How The COVID Pandemic Has Led To More Outpatient Surgery Options

The COVID-19 pandemic caused many changes in the healthcare industry, some revolving around how COVID patients are treated and others that have nothing to do with COVID at all. One change concerns the length of hospital stays. According to Healthline, issues with overfilled hospitals during various points in the past two years due to COVID patients showed how important it is to have as many available beds in hospitals as possible. Due to this, and research regarding surgery recovery, doctors from Stony Brook Medicine in New York recently gave a presentation to the American Society of Anesthesiologists explaining how they plan to shorten the average hospital stay in the future.

"Eliminating the hospital stay means avoiding any contact with other sick patients that are in the hospital and this translates into less risk of infection for the patient," Dr. Rajeev K. Jain, a joint replacement surgeon at Northwestern Medicine Kishwaukee Hospital in Illinois, told Healthline. "Rapid mobilization allows for a faster recovery, less pain, and a better overall outcome." While long hospital stays are necessary for some patients, the presentation explained how doctors can use factors like the safety of the patient and their social situation to determine if someone can shorten their hospital stay after surgery or eliminate it completely.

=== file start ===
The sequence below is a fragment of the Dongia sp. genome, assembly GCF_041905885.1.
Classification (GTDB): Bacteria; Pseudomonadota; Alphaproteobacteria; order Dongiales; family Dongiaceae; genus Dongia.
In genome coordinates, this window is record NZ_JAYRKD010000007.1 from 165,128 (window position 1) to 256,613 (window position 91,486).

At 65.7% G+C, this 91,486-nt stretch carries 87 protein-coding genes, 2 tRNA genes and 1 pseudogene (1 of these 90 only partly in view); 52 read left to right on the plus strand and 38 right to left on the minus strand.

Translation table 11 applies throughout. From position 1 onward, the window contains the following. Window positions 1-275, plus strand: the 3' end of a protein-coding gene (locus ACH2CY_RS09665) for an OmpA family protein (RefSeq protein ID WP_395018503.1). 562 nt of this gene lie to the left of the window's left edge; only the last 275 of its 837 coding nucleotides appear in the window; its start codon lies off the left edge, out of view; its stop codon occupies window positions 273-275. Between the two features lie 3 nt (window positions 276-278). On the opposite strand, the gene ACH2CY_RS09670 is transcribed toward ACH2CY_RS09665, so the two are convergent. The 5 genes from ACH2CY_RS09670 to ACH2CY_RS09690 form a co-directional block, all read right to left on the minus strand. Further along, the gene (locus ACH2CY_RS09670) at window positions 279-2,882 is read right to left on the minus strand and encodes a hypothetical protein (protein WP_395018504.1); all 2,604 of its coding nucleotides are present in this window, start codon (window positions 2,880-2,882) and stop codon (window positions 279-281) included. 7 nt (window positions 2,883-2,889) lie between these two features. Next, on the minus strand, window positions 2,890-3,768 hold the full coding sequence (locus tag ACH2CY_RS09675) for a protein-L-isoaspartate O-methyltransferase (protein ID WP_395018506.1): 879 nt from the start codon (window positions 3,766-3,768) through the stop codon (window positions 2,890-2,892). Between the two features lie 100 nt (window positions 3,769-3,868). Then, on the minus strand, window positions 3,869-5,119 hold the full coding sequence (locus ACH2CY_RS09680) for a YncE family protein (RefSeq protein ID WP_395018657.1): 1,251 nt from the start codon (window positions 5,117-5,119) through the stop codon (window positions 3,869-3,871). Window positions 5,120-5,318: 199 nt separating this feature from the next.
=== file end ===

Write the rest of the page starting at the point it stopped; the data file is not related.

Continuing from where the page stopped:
Outpatient care vs inpatient care

There are a few key differences between outpatient care and inpatient care. The main difference is that inpatient care requires an overnight stay at a hospital or other medical facility, while outpatient care does not. This means that with inpatient care, you will have around-the-clock access to nursing and medical staff, as well as all of the resources of the facility. Outpatient care is typically less expensive than inpatient care, since you are only paying for the time you spend at the facility, rather than an overnight stay (via In addition, outpatient care is often more convenient, since you can typically schedule appointments during normal business hours and don't have to stay overnight.

However, it's important to keep in mind that outpatient care is not always the best option for every patient. In some cases, your condition may be too serious to be treated on an outpatient basis, and you may need to be admitted to a hospital for inpatient care. Talk to your doctor to determine what type of care is best for you.